JBJS Classics: Anterior Acromioplasty for Chronic Shoulder Impingement
Each month during the coming year, OrthoBuzz will bring you a current commentary on a “classic” article from The Journal of Bone & Joint Surgery. These articles have been selected by the Editor-in-Chief and Deputy Editors of The Journal because of their long-standing significance to the orthopaedic community and the many citations they receive in the literature. Our OrthoBuzz commentators will highlight the impact that these JBJS articles have had on the practice of orthopaedics. Please feel free to join the conversation about these classics by clicking on the “Leave a Comment” button in the box to the left.
For a good long while, the 1972 JBJS article titled “Anterior Acromioplasty for the Chronic Impingement Syndrome in the Shoulder” by Charles S. Neer II completely changed the treatment approach for patients with shoulder disability. Impingement of the rotator cuff beneath the coracoacromial arch was recognized at that time as the cause of chronic shoulder disability, and complete acromionectomy and lateral acromionectomy at various levels had been advocated for the condition. However, disappointment with the results, such as postoperative deltoid weakness, stimulated Neer to publish this study, based on his experiences with patients from 1965 to1970. The paper describes relevant anatomical findings and then discusses the indications, technique, and preliminary results of anterior acromioplasty.
Neer first dissected 100 cadaveric scapulae from donors who had been in their sixth decade or older at the time of death, and he noted spurs and excrescences on the undersurface along the anterior-inferior rim of the acromion in many shoulders that also had rotator cuff derangement. Without exception, the anterior lip and undersurface of the anterior third of the acromion were involved. He concluded that this part of the acromion rubbed against the supraspinatus when the arm was abducted and caused the rotator cuff to tear over time.
Neer later resected this part of the acromion in fifty shoulders in forty-six patients. When he reexamined twenty-nine of the shoulders between nine months and five years after surgery, he found symptomatic relief in a large percentage of patients. A recent PubMed search identified 471 publications about acromioplasty, the majority of which reference this paper and 50 of which specifically mention Neer by name. Neer’s basic surgical principles are still followed, although this surgery today is performed arthroscopically.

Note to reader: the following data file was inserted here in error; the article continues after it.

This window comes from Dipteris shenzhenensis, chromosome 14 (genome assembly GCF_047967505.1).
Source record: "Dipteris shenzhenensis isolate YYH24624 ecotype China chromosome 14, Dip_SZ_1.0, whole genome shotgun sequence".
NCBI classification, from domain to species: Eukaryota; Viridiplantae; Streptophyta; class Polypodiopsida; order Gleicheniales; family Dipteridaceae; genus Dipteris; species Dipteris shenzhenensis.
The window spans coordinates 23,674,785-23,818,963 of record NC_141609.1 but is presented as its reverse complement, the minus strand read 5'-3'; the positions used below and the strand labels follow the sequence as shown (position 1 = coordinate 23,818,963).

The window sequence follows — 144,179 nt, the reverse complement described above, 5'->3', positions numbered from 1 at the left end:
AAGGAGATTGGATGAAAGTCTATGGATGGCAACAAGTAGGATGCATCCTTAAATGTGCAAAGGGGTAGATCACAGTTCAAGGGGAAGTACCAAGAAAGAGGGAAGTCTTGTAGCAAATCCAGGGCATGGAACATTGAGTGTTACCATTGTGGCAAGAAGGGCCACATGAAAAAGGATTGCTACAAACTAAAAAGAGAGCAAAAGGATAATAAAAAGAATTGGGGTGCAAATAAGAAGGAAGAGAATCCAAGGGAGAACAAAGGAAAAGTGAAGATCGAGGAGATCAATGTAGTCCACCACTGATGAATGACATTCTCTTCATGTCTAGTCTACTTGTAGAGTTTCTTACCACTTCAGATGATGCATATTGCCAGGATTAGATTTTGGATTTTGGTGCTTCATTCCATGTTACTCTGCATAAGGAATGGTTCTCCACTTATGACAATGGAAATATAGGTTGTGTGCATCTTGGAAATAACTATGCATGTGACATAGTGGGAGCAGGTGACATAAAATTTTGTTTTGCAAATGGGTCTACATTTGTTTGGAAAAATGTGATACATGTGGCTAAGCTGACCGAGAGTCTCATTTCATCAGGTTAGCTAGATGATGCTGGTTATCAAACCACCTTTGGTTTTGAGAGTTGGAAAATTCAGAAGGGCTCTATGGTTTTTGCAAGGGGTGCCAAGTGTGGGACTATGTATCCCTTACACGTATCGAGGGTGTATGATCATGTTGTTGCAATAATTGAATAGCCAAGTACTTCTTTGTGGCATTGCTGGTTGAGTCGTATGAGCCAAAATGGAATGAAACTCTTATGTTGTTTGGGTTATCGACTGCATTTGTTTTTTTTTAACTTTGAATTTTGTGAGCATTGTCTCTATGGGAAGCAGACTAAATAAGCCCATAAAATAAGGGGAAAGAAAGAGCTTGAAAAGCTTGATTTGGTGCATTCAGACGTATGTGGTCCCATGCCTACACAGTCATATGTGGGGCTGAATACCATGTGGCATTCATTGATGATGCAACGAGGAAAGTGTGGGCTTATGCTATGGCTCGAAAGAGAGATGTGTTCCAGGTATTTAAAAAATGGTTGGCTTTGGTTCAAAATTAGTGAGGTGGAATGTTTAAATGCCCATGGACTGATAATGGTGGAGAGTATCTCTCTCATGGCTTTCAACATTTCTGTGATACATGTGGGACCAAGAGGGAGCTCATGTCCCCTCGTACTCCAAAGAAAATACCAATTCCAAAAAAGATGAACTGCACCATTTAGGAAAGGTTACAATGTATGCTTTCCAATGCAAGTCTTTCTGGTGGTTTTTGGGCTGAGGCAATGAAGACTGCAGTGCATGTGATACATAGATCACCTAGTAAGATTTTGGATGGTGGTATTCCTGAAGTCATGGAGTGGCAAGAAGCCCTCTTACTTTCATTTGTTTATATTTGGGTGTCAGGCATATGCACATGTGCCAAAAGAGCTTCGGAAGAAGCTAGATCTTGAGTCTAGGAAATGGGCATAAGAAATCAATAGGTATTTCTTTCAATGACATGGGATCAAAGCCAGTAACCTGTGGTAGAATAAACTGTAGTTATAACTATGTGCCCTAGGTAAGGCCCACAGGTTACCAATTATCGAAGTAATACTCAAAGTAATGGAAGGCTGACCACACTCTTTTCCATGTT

Neer reserved this surgical procedure for patients with long-term disability from chronic bursitis and partial tears of the supraspinatus tendon, or those with complete tears of the supraspinatus associated with tears of varying degree of the adjacent rotator cuff. He emphasized that patients with incomplete tears should not have surgery until the stiffness of the shoulder resolved, and the disability had to persist for at least nine months before surgery was performed. Many patients not included in his series were suspected of having impingement but responded well to conservative treatment.
Neer’s anatomical approach to the challenge of chronic shoulder pain provides readers with photographs of cadaveric shoulders combined with drawings illustrating the pathogenesis and the surgical procedure. Neer described the results well and in a subsequent discussion concluded that “it is a rare cuff tear that cannot be repaired through this simple approach.” The paper lacked a control group and a detailed description of the rehabilitation protocol, but these shortcomings have been remedied by more recent published research.
Neer’s hypothesis that impingement caused most rotator cuff tears does not appear to have withstood the test of time, however. Arthroscopy and magnetic resonance imaging arthrography have elucidated many other conditions that cause shoulder pain that were previously misdiagnosed as impingement. Consequently, the liberal use of acromioplasty to treat “impingement” is being replaced by a trend toward making an anatomic diagnosis, such as a partial or complete tear of the rotator cuff, and performing aggressive rehabilitation prior to corrective surgery.
Lars Engebretsen, MD, PhD
JBJS Deputy Editor